In 1982, I saw a movie filmed in Santorini, Greece. The movie wasn’t my favorite — I only saw it once. What stayed with me about this movie was the scenery — it was captivating. I made up my mind that someday I’d visit Greece and see this beautiful place.
It took 37 years, but this summer my husband and I finally got to Santorini. For Mike and me, vacations are not about exhibits, tours, or sightseeing. When we take a vacation, our mission is to truly experience the culture and the people. We aim to understand what it’s like to be a “local” wherever we travel and to learn more about ourselves in the process.
From a professional perspective, I also apply what I learn to my leadership skills. My experiences during this trip provided me with a much greater awareness of what it means to lead with passion, purpose and persistence. In this article, I’ll share some of these insights.
Kayaking is a passion of mine. Given a choice between sleeping or kayaking after a 12-hour work day, I’ll pick kayaking every time. So, it was with great enthusiasm that Mike and I signed up for a guided kayaking tour along the coastline of Santorini.
Our kayaking group included Jen Jewell, a fitness instructor who was recently showcased on the cover of Fitness magazine (go ahead and look her up — https://www.instagram.com/fitnessjewell/ ) and her cohort, a triathlete whose third event is … you guessed it … kayaking.
Mike and I figured we were doomed to be left in their wake but we were too excited to turn back. To make matters worse, it got windy as we arrived at our launch site. It didn’t matter. When we kayak, we don’t think about it as exercise, hard work, or how big the waves are; we are keenly focused on our passion to be out paddling in open water.
The Aegean Sea, even as rough as it was that morning, was extremely beautiful, and our focus was on the extraordinary rock formations of the island. Before long, our kayak guide Kalliopi was calling to us to slow down and wait for the rest of the group.
Passion is what drove us out on to the water that day and it’s what consistently drives great leaders. It’s the love affair between what’s possible and what motivates us to excel. Simon Sinek, visionary thinker and author of Start with Why: How Great Leaders Inspire Everyone to Take Action says that his loss and then subsequent rediscovery of the “why” in his work restored his passion. This sets him on a path to advocating for passion and purpose in business (his Ted Talk on “why” is the third-most most watched TED Talk of all time). Passion fuels the “why” we do what we do. And that “why” is our purpose.
Making it actionable: Passion starts with each of us — find the “why” in your work. People will naturally follow a passionate leader. They won’t follow someone who is isn’t committed to the cause. Take time to learn about your employees, find out what motivates them — and make sure you’re giving them a positive work environment and opportunities to improve their skills. Do not be intimidated by competition, naysayers, or the stumbling blocks along the way. If you are passionate about what you do, success will happen.
The most successful leaders have a clear, well-defined vision of why they do what they do: their purpose. It guides them in everything they do and draws in everybody in their organization. The November-December issue of the Harvard Business Review (HBR) notes purpose has become a value that people — especially millennials — want from the companies for which they work. And yet, as the HBR notes, many enterprises struggle to define, much less live, their purpose.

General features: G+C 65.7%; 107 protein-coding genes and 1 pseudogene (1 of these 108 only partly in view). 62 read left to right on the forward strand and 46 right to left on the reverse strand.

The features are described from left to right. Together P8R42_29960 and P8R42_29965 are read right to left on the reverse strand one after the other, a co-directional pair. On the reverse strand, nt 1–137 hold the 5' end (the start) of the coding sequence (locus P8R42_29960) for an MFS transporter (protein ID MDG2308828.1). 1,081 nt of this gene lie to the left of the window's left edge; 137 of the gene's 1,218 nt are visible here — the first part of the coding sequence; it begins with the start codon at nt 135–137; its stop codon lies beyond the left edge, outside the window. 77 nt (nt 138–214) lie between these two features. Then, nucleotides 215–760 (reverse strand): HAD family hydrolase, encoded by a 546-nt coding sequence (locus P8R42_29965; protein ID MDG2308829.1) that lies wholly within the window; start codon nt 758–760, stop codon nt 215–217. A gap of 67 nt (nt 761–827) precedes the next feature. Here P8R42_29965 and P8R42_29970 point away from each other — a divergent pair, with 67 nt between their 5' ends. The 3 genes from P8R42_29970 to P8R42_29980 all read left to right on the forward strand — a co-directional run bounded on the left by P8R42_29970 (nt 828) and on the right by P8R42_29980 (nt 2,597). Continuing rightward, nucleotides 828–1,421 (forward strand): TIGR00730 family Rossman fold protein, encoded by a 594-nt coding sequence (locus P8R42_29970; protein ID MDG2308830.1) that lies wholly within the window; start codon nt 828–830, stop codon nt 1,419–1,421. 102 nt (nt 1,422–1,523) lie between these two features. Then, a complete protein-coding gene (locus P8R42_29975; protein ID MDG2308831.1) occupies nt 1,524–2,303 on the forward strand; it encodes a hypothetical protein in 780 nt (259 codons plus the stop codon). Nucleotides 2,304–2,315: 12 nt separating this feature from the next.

Having a purpose statement for your organization is important. The HBR points out that, “A truly powerful purpose statement is one that achieves two objectives: clearly articulating strategic goals and motivating your workforce.” Think about it: If employees don’t understand the company’s purpose, performance is compromised. In other words, a great purpose statement is meaningless if your team isn’t executing against it.
An effective purpose statement communicates why a company exists. It should engage everyone in the organization and inspire them to work with passion and persistence. Some good examples of powerful purpose statements include Disney’s “to create happiness” and Nike’s “to inspire every athlete,” hence their slogan “Just Do It!”
Having and following a concrete and articulate purpose statement can have a noticeable impact on a company’s finances. A 2018 study by ddiworld shows that “purposeful” companies — those where leaders bring the stated purpose to life through behaviors — outperform the market financially by 42 percent. The study reports that getting purpose right “builds organizational resilience, and crucially, improves long term financial performance.” The chart below from the ddiworld study illustrates the difference in the outcomes between companies, those with no stated purpose, those that have statement but don’t act with purpose, and those companies that have a purpose and leaders who walk the talk of their purpose.
A great example of a purpose statement in action was at our hotel in Santorini.
Mike and I stayed at the West East Hotel. West East’s culture and purpose is to “heighten their guests’ experience.” They believe that most people staying at this hotel saved and planned for their trip to Santorini for years, maybe even a lifetime, and that it’s the staff’s responsibility to ensure that, at the end of each stay, their guests believe that this was an unforgettable and fantastic experience.
Ours certainly was. The hotel had an incredible “hospitality personality” that emanated from every manager and staff member. During our nine day stay, we got to know the entire staff. So much so that, even the staff that was not on duty the morning of our departure showed up to say goodbye. Every employee became part of our amazing experience. That was their purpose and from our perspective, this team truly delivered a heightened vacation experience.
Making it actionable: Find your purpose and make sure you articulate it very clearly to your organization. Whether it’s delivering an exceptional experience to your customers, helping customers grow financially, or ensuring that your employees are happy and productive, your purpose should focus on the big picture, not day-to-day minutiae. If you’re confident and excited about your purpose statement, employees will be, too.
Using figures from 2017, “The Gender Equality Index 2019” in the November 14, 2019 edition of the Greek publication ekathimerini.com puts Greece last, finding it had the biggest gaps between women and men in six core domains: work, money, knowledge, time, power and health — behind Hungary, Slovakia and Romania.